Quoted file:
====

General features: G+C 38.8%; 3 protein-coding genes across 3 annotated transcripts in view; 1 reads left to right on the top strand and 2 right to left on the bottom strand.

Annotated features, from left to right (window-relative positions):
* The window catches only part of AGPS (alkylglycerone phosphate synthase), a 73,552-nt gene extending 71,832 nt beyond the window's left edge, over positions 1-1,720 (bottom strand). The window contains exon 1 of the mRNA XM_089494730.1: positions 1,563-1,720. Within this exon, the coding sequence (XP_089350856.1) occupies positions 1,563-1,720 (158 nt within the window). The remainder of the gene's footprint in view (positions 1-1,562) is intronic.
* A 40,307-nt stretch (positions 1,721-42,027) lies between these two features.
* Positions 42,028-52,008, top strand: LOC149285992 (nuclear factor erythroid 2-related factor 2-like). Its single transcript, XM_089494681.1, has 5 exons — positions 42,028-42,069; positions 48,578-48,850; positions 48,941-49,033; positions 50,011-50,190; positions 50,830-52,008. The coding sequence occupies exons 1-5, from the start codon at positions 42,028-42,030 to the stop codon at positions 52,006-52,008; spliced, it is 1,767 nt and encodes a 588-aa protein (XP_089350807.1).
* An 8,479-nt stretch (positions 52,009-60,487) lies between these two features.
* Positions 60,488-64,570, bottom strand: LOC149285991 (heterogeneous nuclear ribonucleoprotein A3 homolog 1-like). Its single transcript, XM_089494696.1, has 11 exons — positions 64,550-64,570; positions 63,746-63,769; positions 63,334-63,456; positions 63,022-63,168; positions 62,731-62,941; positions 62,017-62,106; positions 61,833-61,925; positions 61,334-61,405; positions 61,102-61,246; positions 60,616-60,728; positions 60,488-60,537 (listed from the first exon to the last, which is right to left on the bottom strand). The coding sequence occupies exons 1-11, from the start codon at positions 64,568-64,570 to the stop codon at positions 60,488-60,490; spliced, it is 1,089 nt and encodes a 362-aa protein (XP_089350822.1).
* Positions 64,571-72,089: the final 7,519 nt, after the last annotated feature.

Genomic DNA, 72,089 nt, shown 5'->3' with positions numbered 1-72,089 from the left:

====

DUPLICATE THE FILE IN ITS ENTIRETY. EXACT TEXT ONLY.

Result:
General features: G+C 38.8%; 3 protein-coding genes across 3 annotated transcripts in view; 1 reads left to right on the top strand and 2 right to left on the bottom strand.

Annotated features, from left to right (window-relative positions):
* The window catches only part of AGPS (alkylglycerone phosphate synthase), a 73,552-nt gene extending 71,832 nt beyond the window's left edge, over positions 1-1,720 (bottom strand). The window contains exon 1 of the mRNA XM_089494730.1: positions 1,563-1,720. Within this exon, the coding sequence (XP_089350856.1) occupies positions 1,563-1,720 (158 nt within the window). The remainder of the gene's footprint in view (positions 1-1,562) is intronic.
* A 40,307-nt stretch (positions 1,721-42,027) lies between these two features.
* Positions 42,028-52,008, top strand: LOC149285992 (nuclear factor erythroid 2-related factor 2-like). Its single transcript, XM_089494681.1, has 5 exons — positions 42,028-42,069; positions 48,578-48,850; positions 48,941-49,033; positions 50,011-50,190; positions 50,830-52,008. The coding sequence occupies exons 1-5, from the start codon at positions 42,028-42,030 to the stop codon at positions 52,006-52,008; spliced, it is 1,767 nt and encodes a 588-aa protein (XP_089350807.1).
* An 8,479-nt stretch (positions 52,009-60,487) lies between these two features.
* Positions 60,488-64,570, bottom strand: LOC149285991 (heterogeneous nuclear ribonucleoprotein A3 homolog 1-like). Its single transcript, XM_089494696.1, has 11 exons — positions 64,550-64,570; positions 63,746-63,769; positions 63,334-63,456; positions 63,022-63,168; positions 62,731-62,941; positions 62,017-62,106; positions 61,833-61,925; positions 61,334-61,405; positions 61,102-61,246; positions 60,616-60,728; positions 60,488-60,537 (listed from the first exon to the last, which is right to left on the bottom strand). The coding sequence occupies exons 1-11, from the start codon at positions 64,568-64,570 to the stop codon at positions 60,488-60,490; spliced, it is 1,089 nt and encodes a 362-aa protein (XP_089350822.1).
* Positions 64,571-72,089: the final 7,519 nt, after the last annotated feature.

Genomic DNA, 72,089 nt, shown 5'->3' with positions numbered 1-72,089 from the left: